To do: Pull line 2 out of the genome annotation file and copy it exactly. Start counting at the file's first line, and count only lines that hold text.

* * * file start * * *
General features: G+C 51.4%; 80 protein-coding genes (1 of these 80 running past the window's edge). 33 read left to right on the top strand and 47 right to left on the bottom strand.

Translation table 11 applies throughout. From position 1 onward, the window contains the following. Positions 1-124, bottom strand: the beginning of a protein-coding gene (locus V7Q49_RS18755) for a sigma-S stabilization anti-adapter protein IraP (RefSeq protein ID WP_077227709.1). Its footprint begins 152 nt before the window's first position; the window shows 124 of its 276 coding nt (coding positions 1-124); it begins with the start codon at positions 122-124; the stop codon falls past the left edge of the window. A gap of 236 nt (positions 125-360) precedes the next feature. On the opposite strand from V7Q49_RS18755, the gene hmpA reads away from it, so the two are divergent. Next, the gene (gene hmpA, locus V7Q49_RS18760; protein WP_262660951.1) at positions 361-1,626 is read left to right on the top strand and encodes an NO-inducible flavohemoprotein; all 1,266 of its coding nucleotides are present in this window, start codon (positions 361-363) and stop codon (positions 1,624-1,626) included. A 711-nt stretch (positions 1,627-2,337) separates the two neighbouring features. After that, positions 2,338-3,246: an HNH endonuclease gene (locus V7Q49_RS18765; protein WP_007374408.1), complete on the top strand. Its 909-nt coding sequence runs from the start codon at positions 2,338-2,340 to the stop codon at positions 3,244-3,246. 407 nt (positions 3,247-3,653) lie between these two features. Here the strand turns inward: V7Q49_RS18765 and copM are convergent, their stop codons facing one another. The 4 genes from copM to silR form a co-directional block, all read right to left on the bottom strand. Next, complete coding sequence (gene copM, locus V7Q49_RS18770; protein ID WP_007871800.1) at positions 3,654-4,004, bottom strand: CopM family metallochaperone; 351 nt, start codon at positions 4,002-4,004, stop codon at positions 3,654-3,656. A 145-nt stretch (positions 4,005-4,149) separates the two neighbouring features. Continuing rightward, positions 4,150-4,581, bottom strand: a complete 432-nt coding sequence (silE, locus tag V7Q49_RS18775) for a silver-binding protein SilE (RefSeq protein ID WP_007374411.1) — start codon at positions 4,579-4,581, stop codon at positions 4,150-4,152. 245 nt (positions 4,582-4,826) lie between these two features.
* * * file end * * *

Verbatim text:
Translation table 11 applies throughout. From position 1 onward, the window contains the following. Positions 1-124, bottom strand: the beginning of a protein-coding gene (locus V7Q49_RS18755) for a sigma-S stabilization anti-adapter protein IraP (RefSeq protein ID WP_077227709.1). Its footprint begins 152 nt before the window's first position; the window shows 124 of its 276 coding nt (coding positions 1-124); it begins with the start codon at positions 122-124; the stop codon falls past the left edge of the window. A gap of 236 nt (positions 125-360) precedes the next feature. On the opposite strand from V7Q49_RS18755, the gene hmpA reads away from it, so the two are divergent. Next, the gene (gene hmpA, locus V7Q49_RS18760; protein WP_262660951.1) at positions 361-1,626 is read left to right on the top strand and encodes an NO-inducible flavohemoprotein; all 1,266 of its coding nucleotides are present in this window, start codon (positions 361-363) and stop codon (positions 1,624-1,626) included. A 711-nt stretch (positions 1,627-2,337) separates the two neighbouring features. After that, positions 2,338-3,246: an HNH endonuclease gene (locus V7Q49_RS18765; protein WP_007374408.1), complete on the top strand. Its 909-nt coding sequence runs from the start codon at positions 2,338-2,340 to the stop codon at positions 3,244-3,246. 407 nt (positions 3,247-3,653) lie between these two features. Here the strand turns inward: V7Q49_RS18765 and copM are convergent, their stop codons facing one another. The 4 genes from copM to silR form a co-directional block, all read right to left on the bottom strand. Next, complete coding sequence (gene copM, locus V7Q49_RS18770; protein ID WP_007871800.1) at positions 3,654-4,004, bottom strand: CopM family metallochaperone; 351 nt, start codon at positions 4,002-4,004, stop codon at positions 3,654-3,656. A 145-nt stretch (positions 4,005-4,149) separates the two neighbouring features. Continuing rightward, positions 4,150-4,581, bottom strand: a complete 432-nt coding sequence (silE, locus tag V7Q49_RS18775) for a silver-binding protein SilE (RefSeq protein ID WP_007374411.1) — start codon at positions 4,579-4,581, stop codon at positions 4,150-4,152. 245 nt (positions 4,582-4,826) lie between these two features.